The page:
Two-factor authentication

By Martin Edwards

Last updated December 2017

Think about chip and PIN. It makes your bank account more secure because you need two different things to use your debit card:

Before this, just having the card was enough, so anyone who obtained your card could make payments (assuming they could roughly imitate your signature).

Chip and PIN is the most familiar form of two-factor authentication. But companies are gradually adopting a similar approach for online accounts too. If you have Gmail, (formerly Hotmail), a Microsoft account or an Apple ID, you should consider two-factor authentication because it greatly increases security. Many other companies offer it too.

Instead of a card, your phone is used as the ‘thing you have’. The first time you sign into your account from a particular computer, after entering your password, the company sends you a text or calls you with a one-off code. Receiving this code proves your possession of the phone. You type in the code on the computer and get into the account. Typically, the company remembers this particular computer so you don’t have to repeat the process each time.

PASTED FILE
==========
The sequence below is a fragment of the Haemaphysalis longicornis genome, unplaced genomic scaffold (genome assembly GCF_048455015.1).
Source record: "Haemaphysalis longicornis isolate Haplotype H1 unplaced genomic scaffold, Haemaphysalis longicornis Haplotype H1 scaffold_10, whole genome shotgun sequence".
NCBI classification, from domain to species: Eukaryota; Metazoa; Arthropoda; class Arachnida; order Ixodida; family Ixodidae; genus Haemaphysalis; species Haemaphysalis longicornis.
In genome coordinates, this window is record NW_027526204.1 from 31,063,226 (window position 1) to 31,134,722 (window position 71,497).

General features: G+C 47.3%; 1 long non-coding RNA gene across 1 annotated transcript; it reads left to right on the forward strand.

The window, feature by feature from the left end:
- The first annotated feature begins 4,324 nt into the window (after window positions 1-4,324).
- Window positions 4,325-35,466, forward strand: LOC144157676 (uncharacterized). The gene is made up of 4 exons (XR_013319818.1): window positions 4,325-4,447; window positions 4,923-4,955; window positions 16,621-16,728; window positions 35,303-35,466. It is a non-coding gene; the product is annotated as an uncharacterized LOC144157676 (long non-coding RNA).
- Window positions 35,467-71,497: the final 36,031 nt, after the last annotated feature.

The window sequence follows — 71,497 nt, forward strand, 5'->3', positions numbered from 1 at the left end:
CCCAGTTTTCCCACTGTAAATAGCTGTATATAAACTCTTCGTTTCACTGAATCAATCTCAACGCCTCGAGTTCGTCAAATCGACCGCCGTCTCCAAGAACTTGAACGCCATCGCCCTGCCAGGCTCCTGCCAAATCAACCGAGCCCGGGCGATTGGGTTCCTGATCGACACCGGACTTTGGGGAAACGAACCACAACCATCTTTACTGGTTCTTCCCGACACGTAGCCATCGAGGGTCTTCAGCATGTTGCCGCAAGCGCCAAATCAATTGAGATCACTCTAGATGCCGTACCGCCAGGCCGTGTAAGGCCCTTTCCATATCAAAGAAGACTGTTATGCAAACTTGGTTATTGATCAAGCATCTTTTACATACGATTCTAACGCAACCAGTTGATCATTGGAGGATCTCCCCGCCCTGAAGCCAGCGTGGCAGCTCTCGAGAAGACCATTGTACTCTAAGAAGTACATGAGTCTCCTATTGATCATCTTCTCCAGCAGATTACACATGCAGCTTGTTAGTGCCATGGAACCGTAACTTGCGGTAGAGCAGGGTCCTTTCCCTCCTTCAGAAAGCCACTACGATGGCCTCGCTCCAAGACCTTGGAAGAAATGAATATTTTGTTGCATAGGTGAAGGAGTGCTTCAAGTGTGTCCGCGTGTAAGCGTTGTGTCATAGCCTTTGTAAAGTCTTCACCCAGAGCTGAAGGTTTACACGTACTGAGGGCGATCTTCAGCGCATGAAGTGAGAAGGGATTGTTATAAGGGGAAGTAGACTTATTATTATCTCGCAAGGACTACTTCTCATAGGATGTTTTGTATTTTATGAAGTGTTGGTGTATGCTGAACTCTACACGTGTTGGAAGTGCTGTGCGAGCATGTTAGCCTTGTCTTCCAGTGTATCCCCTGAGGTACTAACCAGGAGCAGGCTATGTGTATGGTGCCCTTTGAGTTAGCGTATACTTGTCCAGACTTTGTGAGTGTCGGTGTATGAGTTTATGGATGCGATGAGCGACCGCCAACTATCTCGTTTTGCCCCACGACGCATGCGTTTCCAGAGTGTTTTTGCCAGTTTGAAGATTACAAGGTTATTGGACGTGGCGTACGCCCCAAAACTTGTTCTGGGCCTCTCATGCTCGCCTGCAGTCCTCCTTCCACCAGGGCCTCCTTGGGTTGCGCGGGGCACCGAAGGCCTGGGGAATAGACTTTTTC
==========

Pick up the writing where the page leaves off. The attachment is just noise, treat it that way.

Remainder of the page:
Now consider that a hacker guesses your password, or tricks you into revealing it via a scam phone call or bogus website. Their goal is to access your account from their own computer. They get through the password stage, but because their computer is unfamiliar to the account, they get asked for a one-off code. They can’t receive this because they don’t have your phone! Their effort is thwarted.

Two-factor authentication is a massive step forward for security, for only a little extra work for you. Once you’ve set it up, it will go a long way to keeping hackers out, without inconveniencing you on a day-to-day basis.

Note: Google (Gmail) and Microsoft (, Hotmail) refer to two-factor authentication as two-step verification. It’s the same thing.

What if you lose your phone?

Good point! First, it’s a good idea to have more than one phone registered, if possible. These may include your mobile, landline, or a partner or friend’s phone. You might also be able to install an app on your tablet which can generate codes. In the case of Apple, your computer can be registered to receive codes. And with Google, you can print out 10 emergency codes to hide in a drawer somewhere or take with you travelling.

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